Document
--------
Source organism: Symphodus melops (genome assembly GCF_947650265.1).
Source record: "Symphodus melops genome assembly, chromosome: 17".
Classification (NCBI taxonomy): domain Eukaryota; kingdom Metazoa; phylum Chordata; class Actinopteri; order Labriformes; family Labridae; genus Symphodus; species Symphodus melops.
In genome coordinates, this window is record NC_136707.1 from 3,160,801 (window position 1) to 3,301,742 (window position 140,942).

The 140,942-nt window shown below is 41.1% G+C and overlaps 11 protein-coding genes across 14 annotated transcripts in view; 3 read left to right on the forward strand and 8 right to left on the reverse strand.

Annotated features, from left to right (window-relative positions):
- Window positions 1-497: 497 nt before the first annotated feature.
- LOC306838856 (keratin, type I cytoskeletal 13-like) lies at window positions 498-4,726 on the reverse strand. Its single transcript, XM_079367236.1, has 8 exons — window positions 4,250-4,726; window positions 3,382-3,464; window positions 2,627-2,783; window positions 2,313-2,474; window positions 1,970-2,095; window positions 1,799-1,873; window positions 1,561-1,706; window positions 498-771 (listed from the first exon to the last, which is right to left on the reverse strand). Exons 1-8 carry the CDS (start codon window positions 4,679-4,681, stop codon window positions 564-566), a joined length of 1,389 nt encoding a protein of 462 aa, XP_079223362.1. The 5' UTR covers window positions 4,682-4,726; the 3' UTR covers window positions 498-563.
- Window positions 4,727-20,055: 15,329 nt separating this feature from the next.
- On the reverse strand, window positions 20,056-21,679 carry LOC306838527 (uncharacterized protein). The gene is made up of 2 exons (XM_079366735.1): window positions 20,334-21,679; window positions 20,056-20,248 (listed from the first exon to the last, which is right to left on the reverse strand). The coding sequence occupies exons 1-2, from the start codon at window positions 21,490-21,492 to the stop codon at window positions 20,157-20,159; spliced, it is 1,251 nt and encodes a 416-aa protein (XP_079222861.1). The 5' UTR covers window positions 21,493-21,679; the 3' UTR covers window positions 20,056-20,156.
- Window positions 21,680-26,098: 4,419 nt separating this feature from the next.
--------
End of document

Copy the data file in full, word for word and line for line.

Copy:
Source organism: Symphodus melops (genome assembly GCF_947650265.1).
Source record: "Symphodus melops genome assembly, chromosome: 17".
Classification (NCBI taxonomy): domain Eukaryota; kingdom Metazoa; phylum Chordata; class Actinopteri; order Labriformes; family Labridae; genus Symphodus; species Symphodus melops.
In genome coordinates, this window is record NC_136707.1 from 3,160,801 (window position 1) to 3,301,742 (window position 140,942).

The 140,942-nt window shown below is 41.1% G+C and overlaps 11 protein-coding genes across 14 annotated transcripts in view; 3 read left to right on the forward strand and 8 right to left on the reverse strand.

Annotated features, from left to right (window-relative positions):
- Window positions 1-497: 497 nt before the first annotated feature.
- LOC306838856 (keratin, type I cytoskeletal 13-like) lies at window positions 498-4,726 on the reverse strand. Its single transcript, XM_079367236.1, has 8 exons — window positions 4,250-4,726; window positions 3,382-3,464; window positions 2,627-2,783; window positions 2,313-2,474; window positions 1,970-2,095; window positions 1,799-1,873; window positions 1,561-1,706; window positions 498-771 (listed from the first exon to the last, which is right to left on the reverse strand). Exons 1-8 carry the CDS (start codon window positions 4,679-4,681, stop codon window positions 564-566), a joined length of 1,389 nt encoding a protein of 462 aa, XP_079223362.1. The 5' UTR covers window positions 4,682-4,726; the 3' UTR covers window positions 498-563.
- Window positions 4,727-20,055: 15,329 nt separating this feature from the next.
- On the reverse strand, window positions 20,056-21,679 carry LOC306838527 (uncharacterized protein). The gene is made up of 2 exons (XM_079366735.1): window positions 20,334-21,679; window positions 20,056-20,248 (listed from the first exon to the last, which is right to left on the reverse strand). The coding sequence occupies exons 1-2, from the start codon at window positions 21,490-21,492 to the stop codon at window positions 20,157-20,159; spliced, it is 1,251 nt and encodes a 416-aa protein (XP_079222861.1). The 5' UTR covers window positions 21,493-21,679; the 3' UTR covers window positions 20,056-20,156.
- Window positions 21,680-26,098: 4,419 nt separating this feature from the next.